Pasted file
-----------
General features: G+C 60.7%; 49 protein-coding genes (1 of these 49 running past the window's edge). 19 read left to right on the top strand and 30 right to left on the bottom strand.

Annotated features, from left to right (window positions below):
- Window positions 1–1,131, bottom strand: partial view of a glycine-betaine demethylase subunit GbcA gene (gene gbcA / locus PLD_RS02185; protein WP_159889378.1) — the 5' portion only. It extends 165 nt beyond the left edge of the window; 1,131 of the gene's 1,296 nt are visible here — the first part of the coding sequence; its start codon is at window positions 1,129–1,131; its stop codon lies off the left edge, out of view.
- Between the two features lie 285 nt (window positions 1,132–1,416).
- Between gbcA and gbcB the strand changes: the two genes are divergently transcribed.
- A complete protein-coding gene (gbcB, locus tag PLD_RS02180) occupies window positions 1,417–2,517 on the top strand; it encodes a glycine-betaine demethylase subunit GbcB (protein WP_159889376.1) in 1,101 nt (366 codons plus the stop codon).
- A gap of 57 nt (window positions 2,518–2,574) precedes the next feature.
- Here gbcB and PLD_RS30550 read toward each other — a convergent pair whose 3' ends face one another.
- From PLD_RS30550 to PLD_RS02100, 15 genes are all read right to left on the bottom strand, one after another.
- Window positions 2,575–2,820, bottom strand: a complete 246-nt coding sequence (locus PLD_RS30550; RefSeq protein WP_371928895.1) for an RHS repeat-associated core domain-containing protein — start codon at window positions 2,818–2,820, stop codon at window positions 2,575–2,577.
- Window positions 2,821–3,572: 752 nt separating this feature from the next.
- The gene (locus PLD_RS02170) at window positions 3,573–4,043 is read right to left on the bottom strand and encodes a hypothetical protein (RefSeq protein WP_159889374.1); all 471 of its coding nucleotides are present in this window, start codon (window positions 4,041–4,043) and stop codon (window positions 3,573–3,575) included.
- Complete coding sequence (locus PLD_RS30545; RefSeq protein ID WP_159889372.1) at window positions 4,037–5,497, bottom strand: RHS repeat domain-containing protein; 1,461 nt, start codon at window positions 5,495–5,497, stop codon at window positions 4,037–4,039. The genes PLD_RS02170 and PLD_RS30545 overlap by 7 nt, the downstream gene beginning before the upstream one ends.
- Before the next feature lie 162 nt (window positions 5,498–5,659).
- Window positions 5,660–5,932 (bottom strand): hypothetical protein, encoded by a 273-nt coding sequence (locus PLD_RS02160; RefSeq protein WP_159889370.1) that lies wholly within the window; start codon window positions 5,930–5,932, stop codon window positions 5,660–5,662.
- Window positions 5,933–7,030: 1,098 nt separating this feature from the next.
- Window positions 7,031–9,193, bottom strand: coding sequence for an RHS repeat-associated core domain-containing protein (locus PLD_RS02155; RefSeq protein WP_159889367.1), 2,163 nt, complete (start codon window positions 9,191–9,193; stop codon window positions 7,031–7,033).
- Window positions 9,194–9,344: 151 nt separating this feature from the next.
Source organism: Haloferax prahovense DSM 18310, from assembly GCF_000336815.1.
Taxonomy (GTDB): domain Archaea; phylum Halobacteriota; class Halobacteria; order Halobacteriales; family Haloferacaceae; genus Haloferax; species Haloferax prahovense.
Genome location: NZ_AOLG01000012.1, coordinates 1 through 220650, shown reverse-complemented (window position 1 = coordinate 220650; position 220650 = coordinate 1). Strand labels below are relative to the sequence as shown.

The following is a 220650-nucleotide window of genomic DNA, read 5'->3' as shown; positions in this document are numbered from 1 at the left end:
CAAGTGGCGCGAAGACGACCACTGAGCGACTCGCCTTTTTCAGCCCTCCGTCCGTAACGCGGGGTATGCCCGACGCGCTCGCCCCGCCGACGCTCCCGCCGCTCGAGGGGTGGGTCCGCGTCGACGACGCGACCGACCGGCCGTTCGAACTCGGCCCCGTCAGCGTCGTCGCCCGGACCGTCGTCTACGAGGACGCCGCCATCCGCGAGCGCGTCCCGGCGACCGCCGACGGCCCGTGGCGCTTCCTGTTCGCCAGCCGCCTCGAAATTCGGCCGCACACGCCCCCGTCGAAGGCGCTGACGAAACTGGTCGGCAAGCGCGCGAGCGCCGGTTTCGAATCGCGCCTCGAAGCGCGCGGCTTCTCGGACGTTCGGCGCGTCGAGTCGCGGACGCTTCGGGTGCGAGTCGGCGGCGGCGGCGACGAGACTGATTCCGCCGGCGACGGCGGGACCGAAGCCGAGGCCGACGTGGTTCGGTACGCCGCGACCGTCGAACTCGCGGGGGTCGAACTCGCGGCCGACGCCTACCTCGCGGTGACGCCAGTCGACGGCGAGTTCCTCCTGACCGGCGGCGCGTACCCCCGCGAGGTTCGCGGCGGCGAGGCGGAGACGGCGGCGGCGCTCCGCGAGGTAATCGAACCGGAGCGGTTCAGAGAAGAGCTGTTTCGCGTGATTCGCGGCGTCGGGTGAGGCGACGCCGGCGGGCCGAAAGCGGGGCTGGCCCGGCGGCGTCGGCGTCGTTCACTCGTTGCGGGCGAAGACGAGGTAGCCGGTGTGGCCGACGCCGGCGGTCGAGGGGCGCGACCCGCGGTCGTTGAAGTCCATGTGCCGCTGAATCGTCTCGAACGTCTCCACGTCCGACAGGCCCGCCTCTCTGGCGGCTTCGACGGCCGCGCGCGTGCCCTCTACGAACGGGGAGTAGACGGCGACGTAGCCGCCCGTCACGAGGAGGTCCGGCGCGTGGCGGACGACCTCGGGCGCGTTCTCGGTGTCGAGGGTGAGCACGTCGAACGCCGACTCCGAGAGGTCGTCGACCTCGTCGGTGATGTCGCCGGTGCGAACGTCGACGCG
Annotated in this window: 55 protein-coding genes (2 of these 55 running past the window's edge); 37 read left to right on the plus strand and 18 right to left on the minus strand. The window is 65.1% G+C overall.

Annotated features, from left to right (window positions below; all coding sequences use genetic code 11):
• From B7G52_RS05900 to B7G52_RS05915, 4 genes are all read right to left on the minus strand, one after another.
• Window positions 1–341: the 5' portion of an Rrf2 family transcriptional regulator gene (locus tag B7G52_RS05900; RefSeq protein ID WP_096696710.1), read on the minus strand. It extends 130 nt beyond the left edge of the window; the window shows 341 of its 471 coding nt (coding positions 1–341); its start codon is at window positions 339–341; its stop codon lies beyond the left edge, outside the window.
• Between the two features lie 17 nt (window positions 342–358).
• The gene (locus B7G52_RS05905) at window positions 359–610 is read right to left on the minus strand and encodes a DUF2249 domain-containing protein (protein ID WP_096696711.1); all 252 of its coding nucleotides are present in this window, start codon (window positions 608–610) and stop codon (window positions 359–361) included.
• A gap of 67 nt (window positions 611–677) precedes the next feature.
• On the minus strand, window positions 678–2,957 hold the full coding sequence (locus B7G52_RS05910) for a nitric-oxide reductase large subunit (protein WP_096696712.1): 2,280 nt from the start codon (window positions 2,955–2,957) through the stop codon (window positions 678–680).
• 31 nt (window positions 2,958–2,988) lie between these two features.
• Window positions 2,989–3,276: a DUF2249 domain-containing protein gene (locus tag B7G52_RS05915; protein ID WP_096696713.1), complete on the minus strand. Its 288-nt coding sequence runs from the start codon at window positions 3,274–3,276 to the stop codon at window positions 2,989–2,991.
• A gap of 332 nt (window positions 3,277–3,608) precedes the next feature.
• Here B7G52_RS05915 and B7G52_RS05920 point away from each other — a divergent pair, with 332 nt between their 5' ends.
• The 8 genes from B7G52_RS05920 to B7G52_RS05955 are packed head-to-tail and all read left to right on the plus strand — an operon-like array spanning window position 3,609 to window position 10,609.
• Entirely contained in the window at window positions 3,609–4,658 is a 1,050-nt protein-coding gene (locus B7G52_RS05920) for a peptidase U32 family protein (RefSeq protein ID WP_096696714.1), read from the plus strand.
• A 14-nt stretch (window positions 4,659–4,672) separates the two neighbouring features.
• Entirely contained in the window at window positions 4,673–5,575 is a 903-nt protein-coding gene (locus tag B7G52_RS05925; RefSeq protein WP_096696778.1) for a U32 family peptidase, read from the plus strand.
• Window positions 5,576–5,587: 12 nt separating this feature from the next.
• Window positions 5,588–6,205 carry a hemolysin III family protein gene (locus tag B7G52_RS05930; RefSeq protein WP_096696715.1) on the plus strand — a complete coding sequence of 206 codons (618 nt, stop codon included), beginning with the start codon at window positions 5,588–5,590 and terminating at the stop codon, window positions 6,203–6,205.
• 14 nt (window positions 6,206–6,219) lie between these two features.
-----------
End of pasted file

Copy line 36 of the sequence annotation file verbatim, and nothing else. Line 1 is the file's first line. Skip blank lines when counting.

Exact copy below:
• The 8 genes from B7G52_RS05920 to B7G52_RS05955 are packed head-to-tail and all read left to right on the plus strand — an operon-like array spanning window position 3,609 to window position 10,609.